The research group jointly led by Dr. Charles J. Vörösmarty, founding director of the Environmental Sciences Initiative at the Advanced Science Research Center (ASRC) at the Graduate Center, CUNY and Dr. John D. Spengler, the Akira Yamaguchi Professor of Environmental Health and Human Habitation at the Harvard T.H. Chan School of Public Health, described both the team’s overall strategic vision and working framework in a Policy Forum article published in the journal Science on February 2. Environmentally sustainable investments in the United States now total one-fifth of all professionally managed assets in this country with rapid expansion of this asset pool anticipated for many years to come.
“Other frameworks for measuring corporate sustainability focus on how internal corporate production processes at the facility level support environmental integrity or human beneficiaries, but give limited guidance for assessing the longer-term impact of business practices,” said Vörösmarty. “Our proposed framework relies on scientifically-based metrics to help investors evaluate how companies’ actions, products and services support the environment and human well-being. Indeed, this is a new calculus for sustainable investing.”
The research teams from CUNY and Harvard are testing this framework by analyzing the environmental and health benefits of a $2.1 billion portfolio of public equities managed by UBS Asset Management on behalf of PGGM, the Dutch pension fund. Four challenge areas are being considered: water, climate change mitigation, human health and food security.
The team leveraged recent advances in several scientific disciplines, including earth observation and modeling, epidemiology, and public health, and linked these data to corporate operational and financial data to show how products and services can contribute to more sustainable environmental and human systems. The research suggests a new way to assess the sustainability of corporations for investors, who are increasingly interested in this investment approach. A key is to provide systematic, transparent, and verifiable metrics of success based on well-accepted scientific approaches, in contrast to the self-disclosure of beneficial actions that are claimed typically by companies themselves.
“We need to reframe sustainable development in terms of building our collective natural, human and social capital,” Spengler said. “In order to do this our financial institutions need clear signals that the goods and services of companies are actually healing natural systems and providing for the wellbeing of society.”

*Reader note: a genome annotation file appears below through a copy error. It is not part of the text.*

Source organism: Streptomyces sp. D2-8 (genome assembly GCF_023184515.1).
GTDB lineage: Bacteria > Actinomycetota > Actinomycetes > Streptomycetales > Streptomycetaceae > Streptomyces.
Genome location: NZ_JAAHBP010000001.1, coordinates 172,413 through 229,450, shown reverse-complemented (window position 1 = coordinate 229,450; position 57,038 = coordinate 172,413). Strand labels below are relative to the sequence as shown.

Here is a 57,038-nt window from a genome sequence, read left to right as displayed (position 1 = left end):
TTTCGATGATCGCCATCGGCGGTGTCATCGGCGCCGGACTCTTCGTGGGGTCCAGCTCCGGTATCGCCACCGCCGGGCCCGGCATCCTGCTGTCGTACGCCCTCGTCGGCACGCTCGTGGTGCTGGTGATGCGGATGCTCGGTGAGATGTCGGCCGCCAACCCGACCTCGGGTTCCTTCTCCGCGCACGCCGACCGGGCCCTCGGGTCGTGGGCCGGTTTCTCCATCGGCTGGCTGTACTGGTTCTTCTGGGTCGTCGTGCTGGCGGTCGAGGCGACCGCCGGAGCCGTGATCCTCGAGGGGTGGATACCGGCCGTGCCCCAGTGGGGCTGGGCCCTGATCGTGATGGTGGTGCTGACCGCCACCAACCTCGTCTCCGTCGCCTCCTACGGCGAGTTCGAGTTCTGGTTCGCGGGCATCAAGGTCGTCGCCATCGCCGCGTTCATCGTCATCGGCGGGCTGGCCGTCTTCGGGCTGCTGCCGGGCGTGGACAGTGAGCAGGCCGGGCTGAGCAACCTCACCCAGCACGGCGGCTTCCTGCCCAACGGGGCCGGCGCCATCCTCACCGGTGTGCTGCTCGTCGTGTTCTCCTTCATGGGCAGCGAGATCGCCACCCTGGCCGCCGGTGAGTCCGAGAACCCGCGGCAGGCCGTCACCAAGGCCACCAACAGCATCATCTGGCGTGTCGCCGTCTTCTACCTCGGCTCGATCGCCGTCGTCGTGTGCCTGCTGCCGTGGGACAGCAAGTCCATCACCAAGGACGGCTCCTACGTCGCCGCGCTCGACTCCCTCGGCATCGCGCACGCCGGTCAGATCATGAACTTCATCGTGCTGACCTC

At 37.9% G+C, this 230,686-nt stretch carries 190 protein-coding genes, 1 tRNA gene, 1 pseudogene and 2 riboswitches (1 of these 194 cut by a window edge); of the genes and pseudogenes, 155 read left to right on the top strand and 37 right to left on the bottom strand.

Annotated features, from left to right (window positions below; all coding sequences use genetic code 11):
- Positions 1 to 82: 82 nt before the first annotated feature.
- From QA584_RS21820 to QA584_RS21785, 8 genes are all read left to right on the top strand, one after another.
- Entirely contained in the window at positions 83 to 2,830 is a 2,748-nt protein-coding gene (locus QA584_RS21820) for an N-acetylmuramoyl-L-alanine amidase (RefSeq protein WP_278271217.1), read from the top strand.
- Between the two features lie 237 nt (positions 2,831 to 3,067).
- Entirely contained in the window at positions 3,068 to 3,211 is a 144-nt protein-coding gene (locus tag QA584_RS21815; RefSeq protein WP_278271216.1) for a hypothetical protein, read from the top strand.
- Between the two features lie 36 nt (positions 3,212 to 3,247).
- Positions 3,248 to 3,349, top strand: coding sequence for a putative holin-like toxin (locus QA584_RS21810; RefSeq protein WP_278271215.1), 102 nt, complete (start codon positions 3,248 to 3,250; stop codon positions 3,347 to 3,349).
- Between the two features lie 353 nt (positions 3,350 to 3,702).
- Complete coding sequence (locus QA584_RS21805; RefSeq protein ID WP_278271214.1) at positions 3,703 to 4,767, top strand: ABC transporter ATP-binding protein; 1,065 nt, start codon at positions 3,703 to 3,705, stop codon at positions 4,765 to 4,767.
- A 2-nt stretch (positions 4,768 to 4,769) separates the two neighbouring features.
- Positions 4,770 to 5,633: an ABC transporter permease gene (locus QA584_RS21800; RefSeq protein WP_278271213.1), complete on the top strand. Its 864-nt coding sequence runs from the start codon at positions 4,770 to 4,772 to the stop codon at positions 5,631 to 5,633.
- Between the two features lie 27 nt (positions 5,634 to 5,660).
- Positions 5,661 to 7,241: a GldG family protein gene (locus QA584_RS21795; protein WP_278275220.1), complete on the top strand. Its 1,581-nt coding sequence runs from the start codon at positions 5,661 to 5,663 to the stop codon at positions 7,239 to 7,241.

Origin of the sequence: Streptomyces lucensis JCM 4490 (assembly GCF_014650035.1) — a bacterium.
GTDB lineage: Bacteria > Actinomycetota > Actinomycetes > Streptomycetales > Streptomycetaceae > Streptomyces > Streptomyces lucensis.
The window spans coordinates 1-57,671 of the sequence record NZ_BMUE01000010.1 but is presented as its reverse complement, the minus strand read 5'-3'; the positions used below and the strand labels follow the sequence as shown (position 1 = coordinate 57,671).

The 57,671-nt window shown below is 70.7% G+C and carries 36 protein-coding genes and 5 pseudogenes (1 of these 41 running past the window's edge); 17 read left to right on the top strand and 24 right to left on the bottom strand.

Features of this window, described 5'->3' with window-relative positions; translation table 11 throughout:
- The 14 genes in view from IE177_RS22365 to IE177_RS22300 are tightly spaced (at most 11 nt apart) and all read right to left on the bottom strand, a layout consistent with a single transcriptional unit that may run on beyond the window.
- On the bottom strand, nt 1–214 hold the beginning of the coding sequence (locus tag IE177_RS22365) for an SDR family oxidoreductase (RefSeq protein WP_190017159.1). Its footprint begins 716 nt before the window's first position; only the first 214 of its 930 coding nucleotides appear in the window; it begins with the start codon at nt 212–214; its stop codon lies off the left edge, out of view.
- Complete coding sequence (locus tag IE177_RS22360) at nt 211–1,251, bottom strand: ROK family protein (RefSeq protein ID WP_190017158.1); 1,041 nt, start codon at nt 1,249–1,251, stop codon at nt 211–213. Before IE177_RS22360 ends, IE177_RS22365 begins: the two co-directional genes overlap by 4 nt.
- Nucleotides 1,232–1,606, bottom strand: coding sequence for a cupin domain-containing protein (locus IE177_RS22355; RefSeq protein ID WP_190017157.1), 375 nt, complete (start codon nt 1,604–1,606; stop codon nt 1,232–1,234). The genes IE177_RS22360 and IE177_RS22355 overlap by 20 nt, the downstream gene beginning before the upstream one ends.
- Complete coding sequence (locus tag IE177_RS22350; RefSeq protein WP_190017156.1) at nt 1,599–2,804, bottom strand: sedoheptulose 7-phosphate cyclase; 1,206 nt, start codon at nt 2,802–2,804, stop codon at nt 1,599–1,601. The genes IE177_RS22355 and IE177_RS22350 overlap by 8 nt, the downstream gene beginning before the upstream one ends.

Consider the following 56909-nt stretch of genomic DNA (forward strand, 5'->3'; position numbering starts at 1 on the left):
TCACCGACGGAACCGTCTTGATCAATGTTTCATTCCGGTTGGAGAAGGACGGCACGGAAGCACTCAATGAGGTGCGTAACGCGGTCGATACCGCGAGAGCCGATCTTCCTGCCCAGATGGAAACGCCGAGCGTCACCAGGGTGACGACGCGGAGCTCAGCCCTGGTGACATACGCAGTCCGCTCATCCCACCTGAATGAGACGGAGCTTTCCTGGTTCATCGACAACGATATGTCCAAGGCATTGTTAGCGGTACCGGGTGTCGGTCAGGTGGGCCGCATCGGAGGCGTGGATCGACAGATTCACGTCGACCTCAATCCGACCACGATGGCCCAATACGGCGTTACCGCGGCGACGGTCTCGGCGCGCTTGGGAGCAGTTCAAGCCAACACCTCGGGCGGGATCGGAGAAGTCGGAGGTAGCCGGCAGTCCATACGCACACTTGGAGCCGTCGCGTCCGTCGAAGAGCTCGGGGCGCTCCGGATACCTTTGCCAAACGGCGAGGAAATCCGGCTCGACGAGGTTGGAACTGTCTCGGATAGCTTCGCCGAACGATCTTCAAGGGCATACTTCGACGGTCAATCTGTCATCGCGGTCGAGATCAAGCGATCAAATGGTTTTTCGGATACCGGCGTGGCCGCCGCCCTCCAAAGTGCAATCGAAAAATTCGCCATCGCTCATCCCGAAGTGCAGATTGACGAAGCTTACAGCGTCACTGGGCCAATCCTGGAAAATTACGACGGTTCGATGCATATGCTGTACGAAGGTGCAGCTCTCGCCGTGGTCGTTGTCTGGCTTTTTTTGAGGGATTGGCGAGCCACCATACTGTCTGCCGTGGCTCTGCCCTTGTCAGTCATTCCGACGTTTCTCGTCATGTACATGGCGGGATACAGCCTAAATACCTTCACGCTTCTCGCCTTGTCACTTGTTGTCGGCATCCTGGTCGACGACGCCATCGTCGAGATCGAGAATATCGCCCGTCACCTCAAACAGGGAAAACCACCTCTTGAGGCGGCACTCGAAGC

The paper lays out practical steps toward achieving this vision of investment in sustainability efforts outlined by the UN Sustainable Development Goals by proposing a formal dialogue space for information-sharing and best practices, that brings together the financial sector with auditors, corporate and nonprofit executives, and scientists.
“Institutional investors are facing growing pressure to invest sustainably, and to measure the positive environmental and social impacts of their portfolio. Developing the right approach to the UN Sustainable Development goals requires expertise beyond fundamental investing, including scientific research, data collection and management,” said Dr. Dinah A. Koehler, executive director and head of research on the Sustainable Investor’s team at UBS Asset Management. “The ground-breaking impact measurement framework, developed in partnership with two premier academic institutions, provides investors with transparency into the impact of their portfolios on targeted environmental and social challenges.”
For investors, this work provides an invaluable system to evaluate corporate practices, the impacts of which vary within the context of business operations in different regions and business sectors. Doing so allows for direct comparisons between companies—an important consideration when identifying how to make investments that have beneficial environmental and social impacts.
“The metrics we have been developing are designed to shape investment decisions and to transform the way companies are identified and chosen by asset managers—not just based on their profitability but also as bona fide contributors to sustainability,” Vörösmarty said. “The global effect of this transformation would likely be valued at trillions of dollars in terms of its impact in helping to limit climate change, reduce water pollution and supply stresses, foster human health and counter the widespread loss of ecosystem services.”
Collaborating with a global investment manager such as UBS Asset Management provided the researchers access to a portfolio with which they could analyze the performance of their proposed framework, giving real-world data rather than hypothetical modeling.
“As an investor, one of our most important goals is to measure the tangible effects of our investments against the Sustainable Development Goals we selected,” said Piet Klop, senior adviser of responsible investment at PGGM. “The approach that CUNY and Harvard have pioneered is of great interest to us due to its focus on product impacts and a methodology that is scientific and scalable.”
C.J. Vörösmarty el al., “Scientifically assess impacts of sustainable investments,” Science (2018). science.sciencemag.org/cgi/doi … 1126/science.aao3895